From Fast Company:
Compared to previous generations, Millennials seem to have some very different habits that have taken both established companies and small businesses by surprise. One of these is that Generation Y doesn’t seem to enjoy purchasing things.
The Atlantic‘s article “Why Don’t Young Americans Buy Cars?” mused recently about Millennials’ tendency to not care about owning a vehicle. The subtitle: “Is this a generational shift, or just a lousy economy at work?”
What if it’s not an “age thing” at all? What’s really causing this strange new behavior (or rather, lack of behavior)? Generational segments have profound impacts on perception and behavior, but an “ownership shift” isn’t isolated within the Millennial camp. A writer for USA Today shows that all ages are in on this trend, but instead of an age group, he blames the change on the cloud, the heavenly home our entertainment goes to when current media models die.
. . . .
So is technology the culprit, then? Though it often seems to be the driver, technology cannot be the cause either, because it is simply an extension of the way we think. New tech is created because someone has decided to think differently about the world. This may, in turn, spur new technology, but the new thinking is always first.
And there’s the culprit.
Humanity is experiencing an evolution in consciousness. We are starting to think differently about what it means to “own” something. This is why a similar ambivalence towards ownership is emerging in all sorts of areas, from car-buying to music listening to entertainment consumption. Though technology facilitates this evolution and new generations champion it, the big push behind it all is that our thinking is changing.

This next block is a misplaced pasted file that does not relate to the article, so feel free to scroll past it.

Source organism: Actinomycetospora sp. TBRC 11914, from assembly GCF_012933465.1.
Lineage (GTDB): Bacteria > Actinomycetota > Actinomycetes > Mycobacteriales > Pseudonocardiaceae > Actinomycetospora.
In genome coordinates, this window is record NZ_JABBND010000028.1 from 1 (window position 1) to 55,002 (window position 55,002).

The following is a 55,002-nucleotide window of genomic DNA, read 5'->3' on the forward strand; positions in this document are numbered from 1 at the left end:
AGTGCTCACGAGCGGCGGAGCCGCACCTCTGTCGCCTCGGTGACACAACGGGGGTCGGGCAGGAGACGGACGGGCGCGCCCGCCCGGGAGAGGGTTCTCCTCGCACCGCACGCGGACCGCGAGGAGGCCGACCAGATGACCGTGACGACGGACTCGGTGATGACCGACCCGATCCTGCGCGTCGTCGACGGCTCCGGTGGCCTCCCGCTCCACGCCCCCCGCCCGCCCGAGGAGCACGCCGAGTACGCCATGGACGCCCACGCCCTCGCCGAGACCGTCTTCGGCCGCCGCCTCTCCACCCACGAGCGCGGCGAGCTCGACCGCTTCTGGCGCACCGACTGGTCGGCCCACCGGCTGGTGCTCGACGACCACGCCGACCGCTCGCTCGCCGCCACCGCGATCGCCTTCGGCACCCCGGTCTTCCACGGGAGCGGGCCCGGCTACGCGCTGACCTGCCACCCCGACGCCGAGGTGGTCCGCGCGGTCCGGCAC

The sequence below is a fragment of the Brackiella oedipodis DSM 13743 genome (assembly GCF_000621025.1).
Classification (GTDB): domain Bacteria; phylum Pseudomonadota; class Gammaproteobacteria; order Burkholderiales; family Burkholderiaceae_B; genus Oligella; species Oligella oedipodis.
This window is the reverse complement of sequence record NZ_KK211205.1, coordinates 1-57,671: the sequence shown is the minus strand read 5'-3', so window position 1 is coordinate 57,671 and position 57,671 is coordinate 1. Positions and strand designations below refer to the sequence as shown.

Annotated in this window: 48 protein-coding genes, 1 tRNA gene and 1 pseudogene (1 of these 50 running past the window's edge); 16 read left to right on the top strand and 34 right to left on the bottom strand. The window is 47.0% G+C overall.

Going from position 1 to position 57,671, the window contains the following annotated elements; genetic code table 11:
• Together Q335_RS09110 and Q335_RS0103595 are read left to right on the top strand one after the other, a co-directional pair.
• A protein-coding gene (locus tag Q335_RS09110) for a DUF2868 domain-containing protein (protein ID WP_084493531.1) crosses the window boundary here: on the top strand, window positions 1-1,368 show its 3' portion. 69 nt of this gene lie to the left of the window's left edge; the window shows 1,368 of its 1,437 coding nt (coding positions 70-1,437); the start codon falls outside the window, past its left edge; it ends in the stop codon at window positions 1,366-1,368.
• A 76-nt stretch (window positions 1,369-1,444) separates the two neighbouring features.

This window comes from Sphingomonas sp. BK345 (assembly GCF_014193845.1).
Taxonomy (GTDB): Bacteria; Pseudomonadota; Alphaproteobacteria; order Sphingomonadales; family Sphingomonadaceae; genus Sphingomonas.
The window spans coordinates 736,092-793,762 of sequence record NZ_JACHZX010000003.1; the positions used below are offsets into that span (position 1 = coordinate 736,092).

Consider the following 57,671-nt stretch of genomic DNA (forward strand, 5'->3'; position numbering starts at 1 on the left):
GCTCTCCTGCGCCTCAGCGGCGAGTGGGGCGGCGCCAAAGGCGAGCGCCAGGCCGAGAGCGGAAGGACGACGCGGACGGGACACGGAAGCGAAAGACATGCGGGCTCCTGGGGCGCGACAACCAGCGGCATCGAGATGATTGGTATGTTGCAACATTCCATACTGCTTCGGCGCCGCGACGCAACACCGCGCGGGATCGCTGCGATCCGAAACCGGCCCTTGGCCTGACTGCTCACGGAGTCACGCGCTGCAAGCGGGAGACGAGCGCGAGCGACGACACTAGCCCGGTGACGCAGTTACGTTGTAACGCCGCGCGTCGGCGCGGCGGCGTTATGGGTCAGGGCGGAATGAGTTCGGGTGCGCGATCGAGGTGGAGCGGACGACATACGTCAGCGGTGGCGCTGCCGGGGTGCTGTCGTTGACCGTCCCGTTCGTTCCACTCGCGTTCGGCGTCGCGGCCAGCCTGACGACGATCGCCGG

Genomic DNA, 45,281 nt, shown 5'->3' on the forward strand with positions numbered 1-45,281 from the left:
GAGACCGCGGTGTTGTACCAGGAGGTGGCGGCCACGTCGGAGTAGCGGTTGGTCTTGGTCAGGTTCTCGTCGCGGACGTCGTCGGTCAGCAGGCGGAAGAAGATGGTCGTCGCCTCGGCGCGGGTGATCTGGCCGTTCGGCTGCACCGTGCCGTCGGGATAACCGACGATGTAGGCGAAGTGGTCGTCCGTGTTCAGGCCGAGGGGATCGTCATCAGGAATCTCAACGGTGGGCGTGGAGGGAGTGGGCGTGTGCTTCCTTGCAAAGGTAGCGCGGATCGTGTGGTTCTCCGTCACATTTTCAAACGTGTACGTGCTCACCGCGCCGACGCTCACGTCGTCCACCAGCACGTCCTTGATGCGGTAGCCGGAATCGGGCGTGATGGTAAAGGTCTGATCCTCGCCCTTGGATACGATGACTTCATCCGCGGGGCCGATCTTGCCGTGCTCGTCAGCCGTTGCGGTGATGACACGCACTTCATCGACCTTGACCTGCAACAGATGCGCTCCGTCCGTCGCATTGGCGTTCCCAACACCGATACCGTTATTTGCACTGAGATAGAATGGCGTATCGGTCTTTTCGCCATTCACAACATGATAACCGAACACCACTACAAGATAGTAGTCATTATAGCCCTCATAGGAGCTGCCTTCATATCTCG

. . . .
Even in this strange new world, the economic laws of scarcity apply, and they are precisely what’s shifting. To “own something” in the traditional sense is becoming less important, because what’s scarce has changed. Ownership just isn’t hard anymore. We can now find and own practically anything we want, at any time, through the unending flea market of the Internet. Because of this, the balance between supply and demand has been altered, and the value has moved elsewhere.
. . . .
In other words, the reason we acquire “stuff” is becoming more about what we get from the acquisition. Purchasing something isn’t really about the thing itself anymore. Today, a product or service is powerful because of how it connects people to something—or someone—else. It has impact because we can do something worthwhile with it, tell others about it, or have it say something about us.
Link to the rest at Fast Company and thanks to Dave, who says this may bode well for ebook subscriptions, for the tip.